Motorcycle Accident Motorcycle Accidents: Road Hazards, Liability & Injuries

  1. Road hazards are a common cause of motorcycle accidents. Liability for a motorcycle accident will depend upon the circumstances and type of hazard and determine whether you or a third party may be ultimately responsible for damages caused by the accident.

    Common Hazards Motorcyclists Encounter on the Road


    Motorcycle riders face far more road hazards than automobile drivers. Many people mistakenly presume that the driving experience of a car is roughly the same with a motorcycle. Some hazards facing motorcyclists are not instantly recognizable, such as seemingly harmless leaves on the road. It is important to be able to identify the hazards and dangers specific to motorcycle riders. The following is a list of common motorcycle dangers and hazards:

    Gravel


    Presents difficult maneuvering and motorcycle navigation, especially making turns.
    Gravel roads will usually have more sharp turns than paved roads. Most motorcycle accidents on gravel roads occur due to speeding where the operator misjudges the ability to make turns and loses control of the motorcycle.

    Rough Roads


    Roads may be rough and uneven due to passage of time and weather conditions, such as the effects of the winter season, resurfacing of the road or construction work. A motorcycle rider needs to be extra cautious as they cannot anticipate larger cracks, holes or bumps that may suddenly appear in the road and are capable of causing a motorcycle accident.

    Animals


    In more rural areas, animals may enter the road and not leave, even when seeing an approaching motor vehicle. Even a small animal on the road could cause a motorcycle operator to swerve to avoid contact, resulting in an accident. Chances of a fatality are even greater where a large animal is involved, such as a deer, where the impact on the motorcycle rider would be significant.

    Expansion Joints


    An expansion joint joins two sections of road or a section of road to a bridge. They are used to allow the road to contract and expand without cracks. These sections of road will be uneven and contain some small gaps, increasing the chance that a motorcycle operator may encounter an uneven ride present difficulty in maintaining adequate control.

    Open Bridge Joints


    Different sections of bridges are held together by open bridge joints, which are similar to expansion joints. For the same reasons, they present a motorcycle operator with a challenge to maintain control.

    Edge Breaks


    This refers to a separation or break in the flow of traffic, which may naturally occur or be the result of direction by a highway patrol officer. A motor vehicle operator will need sufficient time to brake before reaching an edge break, which is more challenging for a motorcycle operator who may be traveling at a high rate of speed.

    Rain, Ice, Snow and Wet Surfaces


    When the road is wet, the road surface can become slick and cause problems for motorcyclists. A motorcycle is lighter than a car and the tires of a motorcycle are more prone to losing friction and firm contact with the road. Some of the surfaces that become more dangerous when wet are:
    • Light rail and trolley tracks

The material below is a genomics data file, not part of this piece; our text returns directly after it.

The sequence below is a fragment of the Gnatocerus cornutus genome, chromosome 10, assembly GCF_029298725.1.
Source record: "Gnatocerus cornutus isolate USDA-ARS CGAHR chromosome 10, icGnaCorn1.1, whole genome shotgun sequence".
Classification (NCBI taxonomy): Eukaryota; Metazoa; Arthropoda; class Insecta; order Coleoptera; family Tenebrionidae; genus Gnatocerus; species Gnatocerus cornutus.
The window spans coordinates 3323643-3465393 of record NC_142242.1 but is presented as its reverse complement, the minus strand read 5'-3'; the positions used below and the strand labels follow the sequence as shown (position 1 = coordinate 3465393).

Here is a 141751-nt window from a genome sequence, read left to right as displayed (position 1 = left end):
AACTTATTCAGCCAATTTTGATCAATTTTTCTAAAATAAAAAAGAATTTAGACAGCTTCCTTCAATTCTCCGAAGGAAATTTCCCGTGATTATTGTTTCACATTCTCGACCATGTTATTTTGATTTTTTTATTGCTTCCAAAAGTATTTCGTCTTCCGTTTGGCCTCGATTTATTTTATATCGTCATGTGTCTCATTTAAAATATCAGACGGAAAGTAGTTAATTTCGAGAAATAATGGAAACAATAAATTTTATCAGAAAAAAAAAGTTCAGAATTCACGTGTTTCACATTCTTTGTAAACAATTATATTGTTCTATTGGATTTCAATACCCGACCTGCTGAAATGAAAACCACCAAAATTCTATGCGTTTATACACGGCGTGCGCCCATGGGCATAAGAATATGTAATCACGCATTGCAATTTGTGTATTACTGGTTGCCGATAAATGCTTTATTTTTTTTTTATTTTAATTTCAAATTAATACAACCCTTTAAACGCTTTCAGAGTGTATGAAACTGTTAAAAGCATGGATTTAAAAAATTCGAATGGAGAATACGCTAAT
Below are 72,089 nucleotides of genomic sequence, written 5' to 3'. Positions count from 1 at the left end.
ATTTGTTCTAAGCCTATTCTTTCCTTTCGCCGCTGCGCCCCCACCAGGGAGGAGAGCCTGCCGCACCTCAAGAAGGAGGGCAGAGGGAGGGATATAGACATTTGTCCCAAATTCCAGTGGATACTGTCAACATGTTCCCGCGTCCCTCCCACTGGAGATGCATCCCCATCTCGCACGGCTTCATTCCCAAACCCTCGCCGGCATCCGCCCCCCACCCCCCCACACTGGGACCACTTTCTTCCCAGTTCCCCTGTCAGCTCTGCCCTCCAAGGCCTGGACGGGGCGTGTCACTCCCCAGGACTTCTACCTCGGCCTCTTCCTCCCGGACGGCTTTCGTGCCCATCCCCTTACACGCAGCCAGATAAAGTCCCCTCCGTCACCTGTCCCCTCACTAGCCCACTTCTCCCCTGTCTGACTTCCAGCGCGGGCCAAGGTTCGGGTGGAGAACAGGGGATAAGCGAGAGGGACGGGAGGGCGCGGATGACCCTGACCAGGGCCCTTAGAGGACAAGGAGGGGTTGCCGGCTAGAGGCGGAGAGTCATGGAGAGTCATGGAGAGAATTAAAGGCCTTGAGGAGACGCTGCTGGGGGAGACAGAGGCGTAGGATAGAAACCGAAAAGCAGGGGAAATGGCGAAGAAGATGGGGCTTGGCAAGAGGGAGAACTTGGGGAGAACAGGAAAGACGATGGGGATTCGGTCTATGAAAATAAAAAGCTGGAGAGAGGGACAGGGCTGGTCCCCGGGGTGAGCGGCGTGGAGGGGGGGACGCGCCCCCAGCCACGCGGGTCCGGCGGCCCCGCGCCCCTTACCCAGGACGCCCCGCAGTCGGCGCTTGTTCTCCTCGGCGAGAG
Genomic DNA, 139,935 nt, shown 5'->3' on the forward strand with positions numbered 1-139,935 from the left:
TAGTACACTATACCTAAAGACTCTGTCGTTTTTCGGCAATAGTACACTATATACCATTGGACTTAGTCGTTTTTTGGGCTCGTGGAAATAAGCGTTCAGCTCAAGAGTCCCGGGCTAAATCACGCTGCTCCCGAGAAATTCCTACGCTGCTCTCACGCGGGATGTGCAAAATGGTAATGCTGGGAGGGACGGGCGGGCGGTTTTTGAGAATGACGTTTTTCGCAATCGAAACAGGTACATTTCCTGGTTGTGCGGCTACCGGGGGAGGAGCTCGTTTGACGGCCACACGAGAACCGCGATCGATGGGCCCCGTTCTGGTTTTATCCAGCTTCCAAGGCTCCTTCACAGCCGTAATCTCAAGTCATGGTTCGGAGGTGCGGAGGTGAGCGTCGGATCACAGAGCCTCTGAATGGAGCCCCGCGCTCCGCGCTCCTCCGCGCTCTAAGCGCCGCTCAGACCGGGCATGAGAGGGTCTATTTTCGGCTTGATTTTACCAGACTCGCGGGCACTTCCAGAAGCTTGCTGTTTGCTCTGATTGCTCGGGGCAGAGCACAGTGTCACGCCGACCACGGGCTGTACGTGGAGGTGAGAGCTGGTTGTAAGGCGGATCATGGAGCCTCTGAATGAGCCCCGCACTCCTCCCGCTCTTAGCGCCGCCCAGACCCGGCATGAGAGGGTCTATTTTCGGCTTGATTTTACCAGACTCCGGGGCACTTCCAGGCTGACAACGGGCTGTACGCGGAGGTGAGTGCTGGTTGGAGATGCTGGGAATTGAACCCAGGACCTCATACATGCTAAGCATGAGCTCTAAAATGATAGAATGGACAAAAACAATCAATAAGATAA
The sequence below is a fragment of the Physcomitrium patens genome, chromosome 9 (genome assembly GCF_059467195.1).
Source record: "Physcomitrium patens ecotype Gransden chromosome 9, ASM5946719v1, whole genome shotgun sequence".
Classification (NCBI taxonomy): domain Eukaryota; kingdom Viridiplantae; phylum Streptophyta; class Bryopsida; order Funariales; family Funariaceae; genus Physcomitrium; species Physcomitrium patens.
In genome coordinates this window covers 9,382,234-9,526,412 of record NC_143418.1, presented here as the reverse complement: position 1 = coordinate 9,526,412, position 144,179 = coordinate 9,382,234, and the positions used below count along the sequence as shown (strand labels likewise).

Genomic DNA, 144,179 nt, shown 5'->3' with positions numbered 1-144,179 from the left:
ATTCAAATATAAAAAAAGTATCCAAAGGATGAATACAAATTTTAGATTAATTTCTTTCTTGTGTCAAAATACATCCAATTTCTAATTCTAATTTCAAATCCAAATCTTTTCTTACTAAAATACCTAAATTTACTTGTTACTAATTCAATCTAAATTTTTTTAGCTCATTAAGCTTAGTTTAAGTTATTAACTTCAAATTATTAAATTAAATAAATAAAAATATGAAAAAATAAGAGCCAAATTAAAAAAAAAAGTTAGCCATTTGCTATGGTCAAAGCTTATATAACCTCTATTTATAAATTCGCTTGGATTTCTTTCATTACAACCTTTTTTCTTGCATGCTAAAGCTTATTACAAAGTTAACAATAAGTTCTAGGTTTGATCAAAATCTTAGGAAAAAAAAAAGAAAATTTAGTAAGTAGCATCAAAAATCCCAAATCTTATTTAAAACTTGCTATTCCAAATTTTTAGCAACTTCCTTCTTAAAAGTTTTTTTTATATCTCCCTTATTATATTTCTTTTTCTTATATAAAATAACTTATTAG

• Crosswalk lines, painted surfaces on the road
    • Leaves
    • Oil, anti-freeze and other automotive fluids

    Bodies of Water


    A motorcycle driven through water, even small puddles, can result in hydroplaning. The motorcycle operator will experience a loss of steering and braking control as a result of the motorcycle’s tires failing to make solid contact with the road. The tires of the motorcycle will temporarily slide across the top of the water.

    Railroad Tracks


    The elevation of railroad tracks above the road surface creates an obvious hazard for a motorcycle and adequate care must be used in slowing down to cross over the tracks.

    Objects or Debris in the Road


    Branches, leaves, rocks and fallen objects from a truck or mountain create a greater risk of injury for a motorcycle operator than one driving a car. Rocks and other projectiles that may be propelled backwards from vehicles in front of the motorcycle operator could strike the rider and cause a crash and injury.

    Liability for Motorcycle Road Hazards


    In making a determination as to who is ultimately responsible for a motorcycle accident, the behavior of the motorcycle operator, other drivers and the conditions of the road will be examined. In most instances, negligence law governs liability and award of damages. The conduct of any driver on the road must meet the standard of care for a reasonable person driving in a similar situation. Using proper motorcycle safety practices will limit the liability imputed to a motorcyclist after an accident.

    It is possible that the owner or party responsible for maintaining a road in reasonably good repair may also be liable for a motorcycle accident. A municipality may have been prior warned that a road hazard exists but did nothing about it, such as either fixing the road or making sure that motorists were warned of the hazardous condition. Should an auto or motorcycle accident occur as a result, the injured party could sue and seek an award of damages against the government, municipality or responsible party. In most instances, it is usually advisable to speak to a motorcycle accident lawyer to understand and preserve your rights and protect yourself against liability.
    Accident & Injury Law:
    Motorcycle Accident

    Michael M. Wechsler

    Michael M. Wechsler
    Michael M. Wechsler is an experienced attorney, founder of TheLaw.com and of-counsel to Kaplan, Williams & Graffeo, LLC. He was also an SVP and chief Internet strategist at Zedge.net and legal consultant at Kroll Ontrack, a leading service e-discovery and computer forensics service provider.

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